Not only will the scent of the earth linger on any bed bugs which pass over it, but the powder will slowly eat away at the exoskeleton until the bed bug’s skin dehydrates, causing it to die.
Do Bed Bugs Have A Smell?
One of the common signs of a bed bug infestation is a musty odor in areas where they are gathered together. Typically, the odor is found on or around bedding materials like mattresses and pillows.
Bed bugs, like most insects, release specialized pheromones when communicating with each other. The pheromones primarily act as a defense mechanism–if the bed bugs feel threatened, they will release these pheromones to alert other bugs in the colony.
They also use pheromones to leave “scent trails.” These trails exist mainly to guide the bed bugs to their food source (sleeping humans), as well as lead them back home once they’ve finished feeding for the night.
Of course, pheromones aren’t the only source of the musty stench. Bed bug droppings can also leave a residual smell in the air.
Droppings look like tiny, black pellets (similar to mouse/rat droppings but smaller).
While humans might not be able to pick up on every scent trail, other animals can. Bed bug dogs are commonly used by pest removal companies to sniff out bed bug colonies, and if trained properly, they can accurately trace the pheromones back to the bed bugs’ nest.
Why Do Bed Bugs Smell When You Kill Them?
If you ever crush a bed bug–either by intentionally killing them when you’re awake, or unintentionally squashing them in your sleep–then you may notice that the bug leaves a lingering odor.
There are 2 reasons for this:
- Alarm Pheromones: As explained earlier, bed bugs use pheromones to communicate with one another. When a bed bug is threatened, it will release alarm pheromones to warn the colony of danger. Killing a bed bug means crushing its scent glands, which in turn releases the alarm pheromones into the air–a posthumous warning to others that you’re a danger to them.
- Blood: If you kill a bed bug shortly after it’s fed, then you’ll catch a faint scent of blood. It takes a bed bug several hours to digest human blood, so the earlier you crush the pest, the “fresher” the smell will be.
Because of the way insects are built, they don’t decompose the way other animals do when they die. When fish, birds, reptiles and mammals die, proteins in the body begin to break down and the internal organs slowly dissolve.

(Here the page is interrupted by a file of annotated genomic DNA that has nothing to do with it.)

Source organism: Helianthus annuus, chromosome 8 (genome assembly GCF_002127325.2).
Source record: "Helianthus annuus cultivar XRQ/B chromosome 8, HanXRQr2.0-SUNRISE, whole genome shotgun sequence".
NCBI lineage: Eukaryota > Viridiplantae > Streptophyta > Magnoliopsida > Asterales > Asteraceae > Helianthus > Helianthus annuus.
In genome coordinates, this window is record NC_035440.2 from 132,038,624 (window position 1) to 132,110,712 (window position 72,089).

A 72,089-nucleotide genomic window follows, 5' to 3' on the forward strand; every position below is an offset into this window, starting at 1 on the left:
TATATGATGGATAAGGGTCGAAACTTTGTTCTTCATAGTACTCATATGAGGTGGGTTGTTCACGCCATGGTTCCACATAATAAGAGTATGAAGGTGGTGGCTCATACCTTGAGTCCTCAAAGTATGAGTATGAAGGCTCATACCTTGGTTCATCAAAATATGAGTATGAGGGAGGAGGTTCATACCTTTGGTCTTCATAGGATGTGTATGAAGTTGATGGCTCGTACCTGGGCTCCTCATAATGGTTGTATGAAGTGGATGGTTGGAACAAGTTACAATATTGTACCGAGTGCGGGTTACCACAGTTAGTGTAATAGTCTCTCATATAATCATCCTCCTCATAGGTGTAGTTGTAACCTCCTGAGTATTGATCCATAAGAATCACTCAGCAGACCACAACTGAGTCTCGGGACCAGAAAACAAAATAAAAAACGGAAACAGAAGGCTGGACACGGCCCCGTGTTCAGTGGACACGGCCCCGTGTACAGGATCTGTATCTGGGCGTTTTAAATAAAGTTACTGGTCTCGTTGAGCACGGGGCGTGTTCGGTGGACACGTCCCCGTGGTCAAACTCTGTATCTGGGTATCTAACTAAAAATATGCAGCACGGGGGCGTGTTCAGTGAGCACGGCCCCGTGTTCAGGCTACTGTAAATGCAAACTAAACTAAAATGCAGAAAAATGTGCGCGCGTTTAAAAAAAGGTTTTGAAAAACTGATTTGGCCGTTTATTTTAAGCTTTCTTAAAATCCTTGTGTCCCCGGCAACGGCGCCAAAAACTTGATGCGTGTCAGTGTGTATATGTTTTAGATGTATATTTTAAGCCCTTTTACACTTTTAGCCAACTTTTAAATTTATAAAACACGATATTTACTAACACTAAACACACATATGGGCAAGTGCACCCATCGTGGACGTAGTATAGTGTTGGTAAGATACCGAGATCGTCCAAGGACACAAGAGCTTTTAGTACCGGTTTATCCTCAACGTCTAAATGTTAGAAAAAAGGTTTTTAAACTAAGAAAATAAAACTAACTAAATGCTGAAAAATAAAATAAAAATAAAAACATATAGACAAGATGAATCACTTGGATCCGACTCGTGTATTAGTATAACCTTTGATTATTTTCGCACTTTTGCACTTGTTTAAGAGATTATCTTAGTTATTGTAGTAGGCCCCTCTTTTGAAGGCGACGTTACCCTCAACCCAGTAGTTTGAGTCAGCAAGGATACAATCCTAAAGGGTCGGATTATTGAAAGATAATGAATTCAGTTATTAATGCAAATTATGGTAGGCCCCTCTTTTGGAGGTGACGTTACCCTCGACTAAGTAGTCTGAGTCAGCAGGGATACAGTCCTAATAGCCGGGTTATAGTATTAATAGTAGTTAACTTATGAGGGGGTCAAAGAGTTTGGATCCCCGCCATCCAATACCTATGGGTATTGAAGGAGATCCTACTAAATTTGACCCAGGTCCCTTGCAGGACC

(It’s this decomposition that creates the “stench of death.”)
But insects only decompose internally. While their organs are quick to decay (usually within a few hours after death, compared to the weeks-long process in other creatures), their exoskeleton remains unaffected.
The exoskeleton stays intact in the exact pose the bug died in, almost like a mummified body.
So, if you find deceased bed bugs lying around somewhere, chances are that you’re looking at the exoskeleton of a once-living bed bug. The body will remain odorless, since it never released pheromones or undigested blood after it died.
Do Bed Bugs Make Noise?
Bed bugs aren’t ones to make any sort of noise. In fact, that’s part of the reason why they can be such a nuisance: since they don’t make sounds, you might not notice them until long after you have a sizable infestation in your home.
Since bed bugs lack wings, they can’t create a buzzing sound like flies, bees or mosquitoes. Their incredibly small size means they don’t make a sound when they scuttle along surfaces late at night.
And since they communicate exclusively through scents, there’s no real need for them to use other means of communication.
There’s a good reason for bed bugs to be silent: as nocturnal feeders, they know when exactly to start feeding and when exactly it’s time for them to leave. They don’t want to do anything that could compromise their location, which is why they remain absolutely quiet at all times.
- Scented objects can be used to repel bed bugs.
- Lavender, VapoRub, and other products with certain chemicals are effective, natural bed bug repellants.
- Bed bugs rely on pheromones to communicate, and produce alarm pheromones when threatened.
- When killed, bed bugs release all of their pheromones at once, creating a musty odor after they die.